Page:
Dog bites are an all too common problem, with more than five million reported annually.
One-fifth of reported bites require medical treatment. In 2017, 39 people died from dog bites.
We love our pets in North Carolina, but dog bites are more prevalent here than in many more heavily populated states.
Can the owner of a dog be held responsible for injuries caused by his dog?
In some circumstances, an owner will be liable for injuries arising from a bite or attack.
The circumstance under which a dog owner is liable for injuries is commonly called the “one bite rule.”
Bowling Green North Carolina Animal Bite Lawyer
The North Carolina law covering dog bites is a strict liability law, meaning that, when specific conditions are met, the owner may be accountable for damages caused by a pet without specific evidence of negligence. Strict liability applies when the dog harms someone or causes property damage after being classified as a “dangerous animal.”
A dog is classified as dangerous in any one of three circumstances:
- The dog has previously killed or seriously injured a person.
- The dog is being kept or trained for dog fighting.
- The dog has been identified by local authorities as “potentially dangerous.”
A dog may be classified as “potentially dangerous” after it has had its “one bite.” A dog will be classified as “potentially dangerous” if it has bitten a person, even if the bite was not serious. If may also be identified as “potentially dangerous” if it has attacked or killed another animal, or behaved in an aggressive manner toward a person. Aggressive actions might include snarling and showing teeth, jumping on people, charging at someone, or chasing people.
An owner will be liable for injuries or damages caused by a pet that has been classified as a dangerous animal. The owner will be accountable not just for bites but will be accountable for injuries caused if the dog knocks someone down, or if the dog chases someone and the person falls. The owner will also be responsible for property damage caused by the dog.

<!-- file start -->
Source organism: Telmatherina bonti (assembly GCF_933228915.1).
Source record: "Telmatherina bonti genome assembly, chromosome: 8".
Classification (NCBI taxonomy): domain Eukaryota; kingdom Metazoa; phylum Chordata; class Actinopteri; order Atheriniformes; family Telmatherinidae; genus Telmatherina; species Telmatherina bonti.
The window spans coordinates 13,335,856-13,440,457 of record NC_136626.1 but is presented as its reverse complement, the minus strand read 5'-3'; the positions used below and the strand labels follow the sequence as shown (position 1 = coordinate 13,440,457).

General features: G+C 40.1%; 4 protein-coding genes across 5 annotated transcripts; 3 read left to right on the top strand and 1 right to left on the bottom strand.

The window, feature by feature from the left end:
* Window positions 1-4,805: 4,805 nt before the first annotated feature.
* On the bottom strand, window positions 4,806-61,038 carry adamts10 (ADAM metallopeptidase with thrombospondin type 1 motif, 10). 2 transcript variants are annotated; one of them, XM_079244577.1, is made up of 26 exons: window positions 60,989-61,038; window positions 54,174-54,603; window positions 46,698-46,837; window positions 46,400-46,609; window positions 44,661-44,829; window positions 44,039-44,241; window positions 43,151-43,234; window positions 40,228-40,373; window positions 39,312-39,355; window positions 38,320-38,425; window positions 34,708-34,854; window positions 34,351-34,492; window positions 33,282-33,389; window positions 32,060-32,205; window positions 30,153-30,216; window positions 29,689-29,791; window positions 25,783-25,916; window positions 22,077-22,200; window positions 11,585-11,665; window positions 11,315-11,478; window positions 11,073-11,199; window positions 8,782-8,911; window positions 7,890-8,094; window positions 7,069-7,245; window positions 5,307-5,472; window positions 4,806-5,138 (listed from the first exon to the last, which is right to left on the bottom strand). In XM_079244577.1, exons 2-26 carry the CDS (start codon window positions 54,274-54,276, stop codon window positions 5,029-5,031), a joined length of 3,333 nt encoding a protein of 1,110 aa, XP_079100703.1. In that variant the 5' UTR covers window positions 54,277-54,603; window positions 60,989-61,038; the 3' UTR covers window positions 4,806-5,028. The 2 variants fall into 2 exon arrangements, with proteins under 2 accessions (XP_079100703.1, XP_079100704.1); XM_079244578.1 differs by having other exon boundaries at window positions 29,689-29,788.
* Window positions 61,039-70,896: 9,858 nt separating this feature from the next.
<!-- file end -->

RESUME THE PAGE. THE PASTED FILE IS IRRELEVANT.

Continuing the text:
The owner of an adult dog found loose after dark is also liable if the dog bites someone.
Legal Representation For Dog Attacks In Bowling Green
The owner of a dog can escape liability if his dog bit someone who was willfully trespassing, trying to commit a crime, or abusing the dog. A person is willfully trespassing only if he knows he is on the property, however. A child who wanders onto the dog owner’s property by mistake would not be a willful trespasser, and the owner would be responsible if the dog bites the child.
Violating local animal control regulations can also trigger strict liability. For example, some localities prohibit certain breeds that they have identified as dangerous.
Dog Bite Lawyer Near Me
If you have been bitten or injured by a dog, report the bite to the owner and to the local animal control authorities. The animal control agency may require an owner to restrain or muzzle a dog that has been known to display aggressive habits. Your local animal control agency will have a record of past problems about the dog, which will help establish liability.
Homeowner’s insurance may cover dog bites, but there are often monetary limits on coverage. You may sue the dog’s owner for the total amount of your losses, but you may only recover from the insurance company for their policy limit. Any excess over and above the policy limit would be the responsibility of the owner.
If you have been injured or bitten by an aggressive dog, talk to a local attorney who can advise you of your rights under North Carolina law. At Campbell & Associates, our dog bite experts are dedicated to assisting clients like you. Call us today at 704-769-2316 to schedule a free consultation with one of our dog bite experts.